On Feb 5, 2021, One Earth published a paper titled Impacts of climate change on methylmercury formation and bioaccumulation in the 21st century ocean by Professor Yanxu Zhang and his research group. Results project the influence of climate-induced changes on methylmercury (MeHg) formation and bioaccumulation in the global ocean.
Mercury (Hg) is a global toxicant of concern. Its organic form, monomethylmercury (CH3Hg), has been associated with neuro-cognitive deficits in children and impaired cardiovascular health in adults. In most countries, human CH3Hg exposure occurs predominantly through seafood consumption. CH3Hg in the ocean is mainly formed in situ from atmospherically deposited inorganic Hg and transformed by ocean anaerobic bacteria. CH3Hg efficiently bioaccumulates in marine food webs with the largest magnification between seawater and plankton. The first global treaty aimed at reducing anthropogenic Hg releases (the Minamata Convention) entered into force in 2017 (http://mercuryconvention.org). Evaluating the effectiveness of this treaty requires diagnosing the roles of anthropogenic Hg emissions and climate-driven changes for future CH3Hg exposures.
Figure. Climate-driven changes in MeHg concentrations in the surface ocean in 2100
Simulated changes in surface ocean (100m) seawater methylmercury concentrations in the year 2100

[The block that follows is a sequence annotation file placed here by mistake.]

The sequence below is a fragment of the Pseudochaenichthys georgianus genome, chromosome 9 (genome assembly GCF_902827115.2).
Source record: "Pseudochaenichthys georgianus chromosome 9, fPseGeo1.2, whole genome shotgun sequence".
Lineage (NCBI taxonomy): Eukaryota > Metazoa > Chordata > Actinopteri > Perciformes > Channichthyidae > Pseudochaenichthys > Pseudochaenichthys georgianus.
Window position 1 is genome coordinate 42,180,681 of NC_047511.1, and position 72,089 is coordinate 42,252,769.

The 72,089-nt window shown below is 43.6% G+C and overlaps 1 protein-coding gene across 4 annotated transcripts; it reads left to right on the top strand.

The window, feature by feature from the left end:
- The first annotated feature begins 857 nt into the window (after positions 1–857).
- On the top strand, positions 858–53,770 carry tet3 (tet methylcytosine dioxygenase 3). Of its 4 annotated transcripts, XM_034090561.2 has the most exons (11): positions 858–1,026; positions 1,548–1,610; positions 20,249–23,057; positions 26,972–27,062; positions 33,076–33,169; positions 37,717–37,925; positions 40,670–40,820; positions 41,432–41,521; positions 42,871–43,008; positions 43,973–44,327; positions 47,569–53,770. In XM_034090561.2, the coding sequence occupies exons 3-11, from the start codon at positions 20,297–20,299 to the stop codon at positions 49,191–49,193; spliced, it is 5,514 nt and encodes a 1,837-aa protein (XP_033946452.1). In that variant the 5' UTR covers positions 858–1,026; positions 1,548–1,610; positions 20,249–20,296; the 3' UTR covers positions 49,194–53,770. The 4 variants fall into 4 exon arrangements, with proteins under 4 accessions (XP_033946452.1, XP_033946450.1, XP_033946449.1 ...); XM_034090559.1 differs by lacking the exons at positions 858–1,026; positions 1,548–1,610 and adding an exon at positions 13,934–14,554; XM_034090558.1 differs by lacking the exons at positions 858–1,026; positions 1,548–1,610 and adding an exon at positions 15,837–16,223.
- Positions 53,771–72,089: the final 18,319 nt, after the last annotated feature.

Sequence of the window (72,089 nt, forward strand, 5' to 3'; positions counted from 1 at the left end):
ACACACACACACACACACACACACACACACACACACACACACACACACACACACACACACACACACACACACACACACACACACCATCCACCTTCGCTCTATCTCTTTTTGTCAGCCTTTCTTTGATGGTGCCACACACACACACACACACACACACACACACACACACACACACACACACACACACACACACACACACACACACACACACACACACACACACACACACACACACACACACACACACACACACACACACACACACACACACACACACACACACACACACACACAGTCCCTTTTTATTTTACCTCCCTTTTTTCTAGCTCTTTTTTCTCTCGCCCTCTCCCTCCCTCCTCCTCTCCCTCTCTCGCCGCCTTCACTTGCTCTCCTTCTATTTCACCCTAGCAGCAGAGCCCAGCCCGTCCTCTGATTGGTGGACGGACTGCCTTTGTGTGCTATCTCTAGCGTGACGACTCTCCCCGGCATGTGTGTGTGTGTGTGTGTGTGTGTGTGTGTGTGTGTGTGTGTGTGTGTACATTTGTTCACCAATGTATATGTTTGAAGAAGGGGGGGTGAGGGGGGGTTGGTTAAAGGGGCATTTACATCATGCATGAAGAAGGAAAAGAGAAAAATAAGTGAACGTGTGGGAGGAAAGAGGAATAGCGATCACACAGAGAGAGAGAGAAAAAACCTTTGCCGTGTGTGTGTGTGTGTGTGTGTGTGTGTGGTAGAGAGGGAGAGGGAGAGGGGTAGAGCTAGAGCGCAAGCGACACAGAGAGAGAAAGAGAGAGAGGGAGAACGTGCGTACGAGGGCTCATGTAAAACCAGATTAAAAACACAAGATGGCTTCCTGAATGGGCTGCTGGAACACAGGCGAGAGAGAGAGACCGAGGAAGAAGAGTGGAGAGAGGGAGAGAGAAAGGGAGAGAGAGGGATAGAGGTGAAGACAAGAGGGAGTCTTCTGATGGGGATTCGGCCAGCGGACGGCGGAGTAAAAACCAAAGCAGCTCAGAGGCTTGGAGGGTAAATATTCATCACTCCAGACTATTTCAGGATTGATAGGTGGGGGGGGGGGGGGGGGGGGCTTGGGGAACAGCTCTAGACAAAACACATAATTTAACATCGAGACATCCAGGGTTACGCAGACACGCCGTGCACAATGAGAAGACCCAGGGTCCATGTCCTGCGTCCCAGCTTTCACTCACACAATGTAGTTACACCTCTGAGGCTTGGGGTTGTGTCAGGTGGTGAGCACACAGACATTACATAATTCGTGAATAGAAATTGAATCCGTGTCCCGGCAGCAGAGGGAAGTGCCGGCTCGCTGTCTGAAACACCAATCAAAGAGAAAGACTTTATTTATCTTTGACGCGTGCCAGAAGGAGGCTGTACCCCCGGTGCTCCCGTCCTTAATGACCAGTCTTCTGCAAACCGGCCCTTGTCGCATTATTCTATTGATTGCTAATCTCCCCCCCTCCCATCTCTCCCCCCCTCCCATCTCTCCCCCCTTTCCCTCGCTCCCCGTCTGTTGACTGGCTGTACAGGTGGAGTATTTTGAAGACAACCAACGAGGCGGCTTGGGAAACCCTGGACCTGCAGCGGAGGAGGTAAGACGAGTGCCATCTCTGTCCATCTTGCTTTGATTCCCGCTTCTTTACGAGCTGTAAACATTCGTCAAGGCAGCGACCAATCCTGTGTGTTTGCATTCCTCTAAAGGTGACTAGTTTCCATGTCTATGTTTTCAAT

The authors use a 3D model to examine how MeHg might response to changes in primary production and plankton community driven by ocean acidification and alterations in physical factors (e.g., ocean temperature, circulation). Productivity changes lead to significant increase in seawater MeHg in the polar oceans and a decrease in the North Atlantic Ocean. Phytoplankton MeHg may increase at high latitudes and decrease in lower latitudes due to shifts in community structure. Ocean acidification might enhance phytoplankton MeHg uptake by promoting the growth of a small species that efficiently accumulate MeHg. Non-linearities in the food web structure lead to differing magnitudes of zooplankton MeHg changes relative to those for phytoplankton. Climate-driven shifts in marine biogeochemistry thus need to be considered when evaluating future trajectories in biological MeHg concentrations.
Yanxu Zhang and Elsie M. Sunderland from Harvard University designed the study; StephanieDutkiewicz from Massachusetts Institute of Technology provided the ocean biogeochemical dataset; and Y.Z. and E.M.S. wrote the paper. The study was supported by the National Science Foundation of China (NNFS) 41875148, start-up funds from the Thousand Youth Talents Plan, Jiangsu Innovation and Entrepreneurial Talents Plan, and the Collaborative Innovation Center of Climate Change, Jiangsu Province, the U.S. National Science Foundation (OCE 120464) and NASA (80NSSC17K0561).